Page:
On the dance floor, I'd start with straight up saying "You know that really hurts when you do [XYZ move] [PQR way]." If Clueless Wonder doesn't get it, you may - with my permission - signal for the instructor and say "We're having trouble here. When he does [XYZ move] [PQR way] it REALLY hurts and my [body part] makes this [demonstrate] sound. That doesn't sound right. Can you help?" This is about the *nicest* way to tell a guy that he's a sucky leader.

    Even the best teachers make mistakes. What works for one student may not work for another and it does the instructor no service not to get that kind of feedback. Just don't say "You're teaching this wrong because Dude here doesn't get it". :cool: A great teacher will work to make sure EVERYONE "gets it". Some people take longer than others. I've taught a lot of people and only had ONE person who I could make NO headway with. And lawsy we tried.

    You know how in school the guys pick on the "cute" girls to show affection? Yeah. That's what that is. Here's the thing. I've BEEN THERE. Only it was so bad that the instructor had to stop the class and threaten to throw the offender out of the studio if he didn't stop and immediately apologize. I'm not usually at a loss for words, but this one had me so blindsided that my mouth hung open like a fish for a WHILE. This particular person went on to be one of my best friends, though. ;)

    Don't let 'em get to you. Think about it like this... Without a girl to dance with, they're nothing but guys standing on the line. They need you more than you need them. You can always dance with the teacher. Dudes are just trying to get your attention. Be cool. Let 'em know who's boss. :cool: You'll find your place eventually. One thing that helped me get past that stage was to flirt but not tease. Give them a little attention and then favor *them* with a dance. The culture of our studio was very much "guys always ask first" and girls ask as last resort. It took a lot for me to break out of that and I still get *shy* about it. But if you can take the bull by the ring in the nose... Hang in there!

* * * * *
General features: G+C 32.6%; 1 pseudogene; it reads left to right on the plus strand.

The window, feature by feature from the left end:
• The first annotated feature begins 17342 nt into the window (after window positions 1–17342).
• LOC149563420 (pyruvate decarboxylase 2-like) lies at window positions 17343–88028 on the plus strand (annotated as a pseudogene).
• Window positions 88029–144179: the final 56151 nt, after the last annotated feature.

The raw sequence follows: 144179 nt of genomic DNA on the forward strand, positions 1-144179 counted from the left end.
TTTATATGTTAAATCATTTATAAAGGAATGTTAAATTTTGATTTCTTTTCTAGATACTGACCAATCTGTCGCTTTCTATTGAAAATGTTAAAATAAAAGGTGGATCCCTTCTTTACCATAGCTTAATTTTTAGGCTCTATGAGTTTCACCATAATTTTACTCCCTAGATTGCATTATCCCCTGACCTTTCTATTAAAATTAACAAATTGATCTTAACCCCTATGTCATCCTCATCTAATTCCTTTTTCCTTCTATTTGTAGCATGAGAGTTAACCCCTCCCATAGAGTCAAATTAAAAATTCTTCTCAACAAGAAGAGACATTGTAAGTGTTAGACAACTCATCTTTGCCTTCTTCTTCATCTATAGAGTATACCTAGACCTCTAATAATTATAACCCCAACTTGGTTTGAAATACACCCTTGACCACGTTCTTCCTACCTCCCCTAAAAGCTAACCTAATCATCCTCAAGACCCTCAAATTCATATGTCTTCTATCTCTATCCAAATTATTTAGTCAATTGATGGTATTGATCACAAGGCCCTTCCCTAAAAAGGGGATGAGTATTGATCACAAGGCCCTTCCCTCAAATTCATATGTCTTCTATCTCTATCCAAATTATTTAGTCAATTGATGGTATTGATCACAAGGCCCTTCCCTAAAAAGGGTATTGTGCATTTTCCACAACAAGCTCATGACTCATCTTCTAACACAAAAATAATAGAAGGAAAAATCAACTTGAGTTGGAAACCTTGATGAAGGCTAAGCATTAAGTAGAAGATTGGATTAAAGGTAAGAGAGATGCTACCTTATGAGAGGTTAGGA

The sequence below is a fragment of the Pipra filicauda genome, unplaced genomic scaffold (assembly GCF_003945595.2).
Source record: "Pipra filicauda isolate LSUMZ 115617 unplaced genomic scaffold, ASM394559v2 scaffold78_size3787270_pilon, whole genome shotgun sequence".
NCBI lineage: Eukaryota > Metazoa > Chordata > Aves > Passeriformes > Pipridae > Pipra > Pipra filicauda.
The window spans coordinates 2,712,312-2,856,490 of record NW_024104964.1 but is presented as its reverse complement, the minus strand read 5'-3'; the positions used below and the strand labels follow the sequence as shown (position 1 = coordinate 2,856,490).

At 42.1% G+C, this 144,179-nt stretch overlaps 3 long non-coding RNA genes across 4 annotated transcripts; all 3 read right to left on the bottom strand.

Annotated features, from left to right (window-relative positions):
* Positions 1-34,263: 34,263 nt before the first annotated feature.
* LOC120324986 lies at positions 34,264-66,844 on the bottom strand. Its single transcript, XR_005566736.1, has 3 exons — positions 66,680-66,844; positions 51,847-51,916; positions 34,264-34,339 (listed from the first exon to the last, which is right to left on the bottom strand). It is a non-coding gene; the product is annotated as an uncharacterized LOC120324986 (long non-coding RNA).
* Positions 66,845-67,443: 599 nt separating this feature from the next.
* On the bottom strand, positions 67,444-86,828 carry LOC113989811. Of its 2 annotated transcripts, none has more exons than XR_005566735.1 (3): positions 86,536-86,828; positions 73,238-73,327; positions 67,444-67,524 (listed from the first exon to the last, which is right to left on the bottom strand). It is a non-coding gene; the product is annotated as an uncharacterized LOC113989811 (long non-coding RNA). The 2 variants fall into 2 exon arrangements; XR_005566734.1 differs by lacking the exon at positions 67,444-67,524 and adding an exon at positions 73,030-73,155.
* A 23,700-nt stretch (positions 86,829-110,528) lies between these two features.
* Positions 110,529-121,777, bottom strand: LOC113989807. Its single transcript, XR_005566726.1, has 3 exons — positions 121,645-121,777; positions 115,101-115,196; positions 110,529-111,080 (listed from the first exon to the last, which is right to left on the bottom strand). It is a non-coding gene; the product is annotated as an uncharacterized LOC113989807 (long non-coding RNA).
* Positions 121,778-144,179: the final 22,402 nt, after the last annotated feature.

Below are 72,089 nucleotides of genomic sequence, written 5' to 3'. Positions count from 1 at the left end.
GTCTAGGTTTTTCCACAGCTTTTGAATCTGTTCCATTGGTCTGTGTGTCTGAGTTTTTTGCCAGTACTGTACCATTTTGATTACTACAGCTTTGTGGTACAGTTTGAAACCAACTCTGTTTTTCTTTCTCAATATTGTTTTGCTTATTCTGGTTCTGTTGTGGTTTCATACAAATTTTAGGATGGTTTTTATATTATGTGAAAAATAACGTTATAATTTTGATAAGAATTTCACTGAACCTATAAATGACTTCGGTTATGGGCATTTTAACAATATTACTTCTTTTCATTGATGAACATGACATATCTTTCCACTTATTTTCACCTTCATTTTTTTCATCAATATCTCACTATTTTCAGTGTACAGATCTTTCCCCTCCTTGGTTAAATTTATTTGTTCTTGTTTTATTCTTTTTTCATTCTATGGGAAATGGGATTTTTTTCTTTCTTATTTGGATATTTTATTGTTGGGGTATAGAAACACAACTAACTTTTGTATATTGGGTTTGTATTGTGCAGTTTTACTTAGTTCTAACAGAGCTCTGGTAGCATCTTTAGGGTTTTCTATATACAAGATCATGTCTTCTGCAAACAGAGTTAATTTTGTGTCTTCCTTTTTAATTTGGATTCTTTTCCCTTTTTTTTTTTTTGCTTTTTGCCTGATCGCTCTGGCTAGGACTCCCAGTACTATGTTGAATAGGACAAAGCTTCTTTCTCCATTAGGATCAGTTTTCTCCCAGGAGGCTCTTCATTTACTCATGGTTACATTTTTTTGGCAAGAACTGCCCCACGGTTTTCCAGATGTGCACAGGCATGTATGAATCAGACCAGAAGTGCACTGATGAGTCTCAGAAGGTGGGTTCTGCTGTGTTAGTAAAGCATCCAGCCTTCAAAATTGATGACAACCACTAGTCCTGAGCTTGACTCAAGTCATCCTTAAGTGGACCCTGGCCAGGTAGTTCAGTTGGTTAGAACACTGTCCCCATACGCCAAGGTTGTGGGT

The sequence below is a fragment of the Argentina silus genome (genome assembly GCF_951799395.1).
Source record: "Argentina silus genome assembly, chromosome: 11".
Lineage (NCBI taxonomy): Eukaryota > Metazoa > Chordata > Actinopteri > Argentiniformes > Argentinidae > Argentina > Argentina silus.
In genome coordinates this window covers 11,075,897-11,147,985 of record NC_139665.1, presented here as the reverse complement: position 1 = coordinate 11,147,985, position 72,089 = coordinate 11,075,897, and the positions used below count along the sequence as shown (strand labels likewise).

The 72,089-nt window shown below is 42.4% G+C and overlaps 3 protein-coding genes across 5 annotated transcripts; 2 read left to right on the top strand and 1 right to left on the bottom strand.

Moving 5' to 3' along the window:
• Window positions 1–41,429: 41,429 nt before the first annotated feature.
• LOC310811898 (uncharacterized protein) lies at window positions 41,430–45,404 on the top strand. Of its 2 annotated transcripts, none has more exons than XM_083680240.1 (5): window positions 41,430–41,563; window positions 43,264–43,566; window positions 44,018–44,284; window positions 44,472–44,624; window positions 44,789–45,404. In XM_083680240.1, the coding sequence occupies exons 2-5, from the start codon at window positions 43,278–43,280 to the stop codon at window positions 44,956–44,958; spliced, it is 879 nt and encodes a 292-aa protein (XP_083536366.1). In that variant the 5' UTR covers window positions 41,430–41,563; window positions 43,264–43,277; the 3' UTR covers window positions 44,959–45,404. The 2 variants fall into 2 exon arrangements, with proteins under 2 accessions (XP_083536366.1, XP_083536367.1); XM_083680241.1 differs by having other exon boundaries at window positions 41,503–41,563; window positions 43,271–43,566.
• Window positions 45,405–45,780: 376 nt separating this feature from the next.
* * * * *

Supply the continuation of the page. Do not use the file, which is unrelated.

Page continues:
14. Artemia

    Artemia New Member

    Yes, now I need your advice to get every man in the studio to act his age! A million dollars to the one who does it first! :p


    Your outline on what to say is really helpful Fascination, thank you. I will do some sourcing as to his teachers and work from there. I know my mother's instructor was at one time teaching him to lead... I hope it's not his fault... men!
  15. DancingMommy

    DancingMommy Active Member

    Speak softly and carry a BIG stick. :cool:
  16. dlgodud

    dlgodud Active Member


    :uplaugh:
  17. fascination

    fascination Site Moderator Staff Member

    one can try to teach someone but they may not be ready for that info on that day...that really isn't the teacher's fault...and it may not be fixed after it is mentioned even if it is attempted...best to go to whomever he is taking lessons with now...

    and as to maturity issues...well...I've got nothing for you on that...young men can be like gardens...it takes a long time to cultivate one...if you find a good one, you can probably thank his mother and/or his dad
  18. dlgodud

    dlgodud Active Member

    Most of time, I directly tell to the leader that he hurts me when he does certain movements. Well, the responses have been quite vary. Most of gentlemen were very apologetic and I would dance with those gentlemen again. But, some of them were very offensive. Then, I would not dance with those leaders.
  19. davedove

    davedove Active Member

    I say something from the leader's point of view. He needs to be told, probably by the instructor. But it's not entirely his fault. He has been told that he has to initiate the lead and doesn't know how to be subtle. And if he is fairly new to dancing, the follows he normally dances with may not know how to read the less forceful leads. Most guys, especially when they're beginning, aren't certain if their leads are being followed, so they are more forceful to try to get the message across.

    He hasn't learned yet that firm and stronge doesn't have to mean forced. He hasn't learned how to guide the follow instead of pushing/pulling. He truly may not get it, but if he isn't told by someone, he certainly won't change.
  20. Another Elizabeth

    Another Elizabeth Active Member

    I would say, don't suppress the gasp of pain - if anything, yell louder. Then stop, flag down the instructor, and tell him/her that you're having a problem with the step (not him) - you must be in the wrong position or something because your shoulder is getting yanked out of the socket when you try to turn. What will then happen is the instructor will dance it with you, and you will be fine. The next step will be for the instructor to dance it with Godzilla, and then try to explain to him the difference between leading and being a puppeteer. (Another possibility at this point is that you actually are in the wrong position and the instructor will correct it, but that sounds less likely.)

    This version is face-saving for everyone. It also has the advantage that often, after trying to correct the overzealous lead, the instructor will also give you some tips on how to protect yourself.